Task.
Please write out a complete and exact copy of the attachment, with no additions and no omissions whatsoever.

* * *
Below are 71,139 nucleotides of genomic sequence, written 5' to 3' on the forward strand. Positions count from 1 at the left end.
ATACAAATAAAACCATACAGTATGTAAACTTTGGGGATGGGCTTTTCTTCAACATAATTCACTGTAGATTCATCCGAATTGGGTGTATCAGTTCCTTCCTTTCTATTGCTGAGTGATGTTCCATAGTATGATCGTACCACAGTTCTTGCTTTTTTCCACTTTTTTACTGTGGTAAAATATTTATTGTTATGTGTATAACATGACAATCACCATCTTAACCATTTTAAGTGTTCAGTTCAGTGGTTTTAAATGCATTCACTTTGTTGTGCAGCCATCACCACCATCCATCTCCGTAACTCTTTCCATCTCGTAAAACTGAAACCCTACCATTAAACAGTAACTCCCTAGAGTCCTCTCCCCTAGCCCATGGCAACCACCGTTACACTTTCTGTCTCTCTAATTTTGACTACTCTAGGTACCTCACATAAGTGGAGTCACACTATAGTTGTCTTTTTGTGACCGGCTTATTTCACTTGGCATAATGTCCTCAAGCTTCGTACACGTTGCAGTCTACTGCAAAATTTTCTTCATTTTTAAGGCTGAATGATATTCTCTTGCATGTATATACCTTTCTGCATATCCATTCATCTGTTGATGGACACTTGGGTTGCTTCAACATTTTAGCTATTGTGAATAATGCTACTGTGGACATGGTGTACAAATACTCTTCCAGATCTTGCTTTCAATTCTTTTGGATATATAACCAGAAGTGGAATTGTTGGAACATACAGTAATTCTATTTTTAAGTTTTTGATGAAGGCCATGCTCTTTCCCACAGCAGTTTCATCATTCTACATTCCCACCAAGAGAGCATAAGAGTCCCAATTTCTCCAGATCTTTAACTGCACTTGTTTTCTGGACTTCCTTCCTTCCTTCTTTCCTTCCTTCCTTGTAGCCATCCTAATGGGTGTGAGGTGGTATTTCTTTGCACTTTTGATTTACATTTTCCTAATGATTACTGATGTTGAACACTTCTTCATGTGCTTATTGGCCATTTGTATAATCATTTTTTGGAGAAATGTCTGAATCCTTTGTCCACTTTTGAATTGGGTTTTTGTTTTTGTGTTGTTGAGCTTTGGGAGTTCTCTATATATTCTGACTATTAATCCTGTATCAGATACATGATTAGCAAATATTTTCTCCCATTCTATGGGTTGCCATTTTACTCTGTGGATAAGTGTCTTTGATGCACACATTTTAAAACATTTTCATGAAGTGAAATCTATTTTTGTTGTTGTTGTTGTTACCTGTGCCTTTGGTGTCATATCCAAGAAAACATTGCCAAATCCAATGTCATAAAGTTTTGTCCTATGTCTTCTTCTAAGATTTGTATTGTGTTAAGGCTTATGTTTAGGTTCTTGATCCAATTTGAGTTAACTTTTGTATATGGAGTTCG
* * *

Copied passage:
Below are 71,139 nucleotides of genomic sequence, written 5' to 3' on the forward strand. Positions count from 1 at the left end.
ATACAAATAAAACCATACAGTATGTAAACTTTGGGGATGGGCTTTTCTTCAACATAATTCACTGTAGATTCATCCGAATTGGGTGTATCAGTTCCTTCCTTTCTATTGCTGAGTGATGTTCCATAGTATGATCGTACCACAGTTCTTGCTTTTTTCCACTTTTTTACTGTGGTAAAATATTTATTGTTATGTGTATAACATGACAATCACCATCTTAACCATTTTAAGTGTTCAGTTCAGTGGTTTTAAATGCATTCACTTTGTTGTGCAGCCATCACCACCATCCATCTCCGTAACTCTTTCCATCTCGTAAAACTGAAACCCTACCATTAAACAGTAACTCCCTAGAGTCCTCTCCCCTAGCCCATGGCAACCACCGTTACACTTTCTGTCTCTCTAATTTTGACTACTCTAGGTACCTCACATAAGTGGAGTCACACTATAGTTGTCTTTTTGTGACCGGCTTATTTCACTTGGCATAATGTCCTCAAGCTTCGTACACGTTGCAGTCTACTGCAAAATTTTCTTCATTTTTAAGGCTGAATGATATTCTCTTGCATGTATATACCTTTCTGCATATCCATTCATCTGTTGATGGACACTTGGGTTGCTTCAACATTTTAGCTATTGTGAATAATGCTACTGTGGACATGGTGTACAAATACTCTTCCAGATCTTGCTTTCAATTCTTTTGGATATATAACCAGAAGTGGAATTGTTGGAACATACAGTAATTCTATTTTTAAGTTTTTGATGAAGGCCATGCTCTTTCCCACAGCAGTTTCATCATTCTACATTCCCACCAAGAGAGCATAAGAGTCCCAATTTCTCCAGATCTTTAACTGCACTTGTTTTCTGGACTTCCTTCCTTCCTTCTTTCCTTCCTTCCTTGTAGCCATCCTAATGGGTGTGAGGTGGTATTTCTTTGCACTTTTGATTTACATTTTCCTAATGATTACTGATGTTGAACACTTCTTCATGTGCTTATTGGCCATTTGTATAATCATTTTTTGGAGAAATGTCTGAATCCTTTGTCCACTTTTGAATTGGGTTTTTGTTTTTGTGTTGTTGAGCTTTGGGAGTTCTCTATATATTCTGACTATTAATCCTGTATCAGATACATGATTAGCAAATATTTTCTCCCATTCTATGGGTTGCCATTTTACTCTGTGGATAAGTGTCTTTGATGCACACATTTTAAAACATTTTCATGAAGTGAAATCTATTTTTGTTGTTGTTGTTGTTACCTGTGCCTTTGGTGTCATATCCAAGAAAACATTGCCAAATCCAATGTCATAAAGTTTTGTCCTATGTCTTCTTCTAAGATTTGTATTGTGTTAAGGCTTATGTTTAGGTTCTTGATCCAATTTGAGTTAACTTTTGTATATGGAGTTCG